All photographers that I know love black and white. They discuss tonality, contrast, "snap," and textures. Of course the discussion always goes into how to convert to b/w also. The question that comes up time and time again is actually a fairly simple question. When do you choose back and white over leaving an image color?
This is not as simple as it might seem but today's tools have allowed us to make these decisions quickly during our editing since we can see before and after so quickly. For me personally, I often look at colors and try to do a fast conversion in my head while I am shooting. If I am looking at a scene with a lot of totally different colors then I know instinctively there might be a good black and white there.
I have used every tool there is for black and white and I always go back to Silver Efex Pro. I can achieve any effect I want and it is just intuitive for me. Of course, I have been using it since before it's release and I may be a little biased. But the overall feel for me is to use the tools that do the job well that take little or no effort to use. For me this defines Silver Efex Pro from the Nik Collection by Google.
Taken during a workshop in Yellowstone, this "group shot" was ideally suited to convert to b/w. Adding in a funky image border and a bit of toning with sepia helped to give life to an otherwise average look at these photographers getting ready for their day's work.
The b/w version of this scene was not what was in my mind at the time I took this image. Seeing the trees sort of "wake up" was a bit of a surprise to me. I was really happy to see this coming together and the final edit only took about three or four minutes total. I relied heavily on Soft Contrast in Silver Efex Pro from Nik Collection by Google.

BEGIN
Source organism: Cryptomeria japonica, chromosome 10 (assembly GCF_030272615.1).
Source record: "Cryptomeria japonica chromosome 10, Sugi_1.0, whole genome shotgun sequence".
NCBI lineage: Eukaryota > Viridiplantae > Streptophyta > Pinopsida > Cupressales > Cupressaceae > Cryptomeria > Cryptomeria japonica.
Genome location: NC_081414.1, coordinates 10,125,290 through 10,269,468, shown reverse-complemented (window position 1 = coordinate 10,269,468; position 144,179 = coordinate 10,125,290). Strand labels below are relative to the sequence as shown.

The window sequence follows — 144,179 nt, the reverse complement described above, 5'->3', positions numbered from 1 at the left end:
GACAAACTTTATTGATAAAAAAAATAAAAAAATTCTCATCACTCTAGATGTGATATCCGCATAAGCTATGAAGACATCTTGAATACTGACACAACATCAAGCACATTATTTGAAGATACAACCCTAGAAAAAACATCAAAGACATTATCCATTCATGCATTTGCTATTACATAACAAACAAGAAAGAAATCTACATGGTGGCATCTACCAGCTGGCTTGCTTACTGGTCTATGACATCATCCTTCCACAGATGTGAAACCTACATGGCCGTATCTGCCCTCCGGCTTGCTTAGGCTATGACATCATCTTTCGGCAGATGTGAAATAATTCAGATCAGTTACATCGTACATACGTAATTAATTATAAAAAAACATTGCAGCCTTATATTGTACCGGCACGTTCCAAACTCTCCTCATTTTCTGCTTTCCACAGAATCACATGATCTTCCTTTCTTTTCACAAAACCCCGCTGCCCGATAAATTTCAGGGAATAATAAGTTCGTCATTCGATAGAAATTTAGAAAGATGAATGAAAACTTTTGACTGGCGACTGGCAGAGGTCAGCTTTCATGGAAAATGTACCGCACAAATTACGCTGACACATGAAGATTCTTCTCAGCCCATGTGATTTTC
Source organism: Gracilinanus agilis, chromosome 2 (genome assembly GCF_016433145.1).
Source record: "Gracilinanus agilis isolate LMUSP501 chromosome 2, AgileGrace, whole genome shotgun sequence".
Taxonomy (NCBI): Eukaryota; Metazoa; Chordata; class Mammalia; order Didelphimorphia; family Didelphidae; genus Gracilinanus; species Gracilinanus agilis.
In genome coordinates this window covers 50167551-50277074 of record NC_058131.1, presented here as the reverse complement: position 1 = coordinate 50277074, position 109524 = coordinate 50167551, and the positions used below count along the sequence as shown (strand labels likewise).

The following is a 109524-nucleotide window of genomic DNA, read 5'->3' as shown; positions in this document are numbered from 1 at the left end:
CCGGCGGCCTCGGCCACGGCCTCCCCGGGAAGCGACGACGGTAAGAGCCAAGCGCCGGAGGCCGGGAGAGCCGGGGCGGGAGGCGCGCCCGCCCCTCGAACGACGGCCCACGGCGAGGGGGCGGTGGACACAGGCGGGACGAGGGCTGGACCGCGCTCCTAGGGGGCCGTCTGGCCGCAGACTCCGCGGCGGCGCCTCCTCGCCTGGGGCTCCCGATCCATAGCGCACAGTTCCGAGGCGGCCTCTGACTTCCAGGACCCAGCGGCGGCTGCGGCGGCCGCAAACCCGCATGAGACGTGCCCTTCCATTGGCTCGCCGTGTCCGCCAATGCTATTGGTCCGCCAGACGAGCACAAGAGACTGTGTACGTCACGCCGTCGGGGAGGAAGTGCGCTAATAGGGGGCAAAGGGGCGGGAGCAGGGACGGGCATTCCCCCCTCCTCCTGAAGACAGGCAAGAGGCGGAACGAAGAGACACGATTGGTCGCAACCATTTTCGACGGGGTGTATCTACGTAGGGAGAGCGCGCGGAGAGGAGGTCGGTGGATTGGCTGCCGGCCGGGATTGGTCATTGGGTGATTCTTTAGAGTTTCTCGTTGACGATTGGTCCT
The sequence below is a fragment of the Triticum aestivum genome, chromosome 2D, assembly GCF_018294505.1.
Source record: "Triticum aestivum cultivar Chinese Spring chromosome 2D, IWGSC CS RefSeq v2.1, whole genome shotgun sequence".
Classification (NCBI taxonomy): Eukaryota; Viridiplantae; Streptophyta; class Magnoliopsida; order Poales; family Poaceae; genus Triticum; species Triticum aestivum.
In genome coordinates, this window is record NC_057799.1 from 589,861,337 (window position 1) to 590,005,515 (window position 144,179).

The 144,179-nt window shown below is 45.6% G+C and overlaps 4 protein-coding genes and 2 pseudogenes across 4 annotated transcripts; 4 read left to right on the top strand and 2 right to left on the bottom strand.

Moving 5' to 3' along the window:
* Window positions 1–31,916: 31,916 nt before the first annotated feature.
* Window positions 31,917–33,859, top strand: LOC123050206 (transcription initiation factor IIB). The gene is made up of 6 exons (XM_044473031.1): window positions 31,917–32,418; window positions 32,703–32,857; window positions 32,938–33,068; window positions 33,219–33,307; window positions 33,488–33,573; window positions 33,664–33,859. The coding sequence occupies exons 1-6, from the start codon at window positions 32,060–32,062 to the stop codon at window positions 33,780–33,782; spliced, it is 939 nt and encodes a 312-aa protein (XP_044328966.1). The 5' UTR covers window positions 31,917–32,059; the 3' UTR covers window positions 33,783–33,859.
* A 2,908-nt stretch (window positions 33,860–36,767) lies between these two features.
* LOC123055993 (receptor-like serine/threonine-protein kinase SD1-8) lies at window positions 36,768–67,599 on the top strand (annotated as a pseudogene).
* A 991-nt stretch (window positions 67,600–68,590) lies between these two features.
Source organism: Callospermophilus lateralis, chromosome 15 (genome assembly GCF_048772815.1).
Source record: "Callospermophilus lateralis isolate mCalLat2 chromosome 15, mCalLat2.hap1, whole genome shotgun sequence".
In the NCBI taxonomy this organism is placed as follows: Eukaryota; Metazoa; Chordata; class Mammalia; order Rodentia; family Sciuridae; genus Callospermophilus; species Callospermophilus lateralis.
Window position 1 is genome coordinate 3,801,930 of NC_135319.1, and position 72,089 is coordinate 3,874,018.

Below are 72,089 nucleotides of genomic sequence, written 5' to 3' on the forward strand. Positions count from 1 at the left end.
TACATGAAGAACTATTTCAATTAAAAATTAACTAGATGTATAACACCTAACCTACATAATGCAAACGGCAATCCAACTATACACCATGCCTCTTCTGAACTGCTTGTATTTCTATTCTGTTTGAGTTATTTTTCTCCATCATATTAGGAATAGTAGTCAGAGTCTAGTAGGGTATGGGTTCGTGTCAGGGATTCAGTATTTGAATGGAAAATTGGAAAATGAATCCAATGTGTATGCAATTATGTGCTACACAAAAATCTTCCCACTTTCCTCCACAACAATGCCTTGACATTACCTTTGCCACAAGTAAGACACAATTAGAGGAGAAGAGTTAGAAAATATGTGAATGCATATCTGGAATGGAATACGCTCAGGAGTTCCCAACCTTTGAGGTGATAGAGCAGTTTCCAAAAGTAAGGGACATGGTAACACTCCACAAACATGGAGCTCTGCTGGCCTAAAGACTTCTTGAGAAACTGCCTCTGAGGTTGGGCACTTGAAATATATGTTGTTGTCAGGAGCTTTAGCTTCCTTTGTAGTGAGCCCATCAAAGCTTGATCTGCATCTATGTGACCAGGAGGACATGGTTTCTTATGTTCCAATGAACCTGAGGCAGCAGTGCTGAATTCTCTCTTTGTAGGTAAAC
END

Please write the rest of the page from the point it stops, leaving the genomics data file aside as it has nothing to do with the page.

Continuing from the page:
This beautiful late afternoon scene was almost overlooked for editing. I didn't consider this as a "hero" image until several weeks after the trip ended. After I re-visited the image and gave it a hit of tonal contrast, and structure, the picture started taking on a life of it's own.
In future posts we'll dig a lot deeper into the world of black and white editing and show you a lot of tips and techniques designed to streamline your work. But before we begin the post production effort consider getting in the habit of pre-visualizing how the tonalities you see in your scene might work together in black and white. In fact, think in terms of adding or subtracting localized and selective contrast, overall detail and texture. Does the blue sky meet up with a golden wheat field? Does the color of the model's clothing match or contrast with his or her eye color? All great questions. I have learned to think of color as being a benefit to my picture or not. If color does not add anything to my image, then I immediately think in terms of black and white.
Stay tuned for more on this great topic in the next few weeks as we explore in-depth editing possibilities and preparing files for fine art sales or client use.
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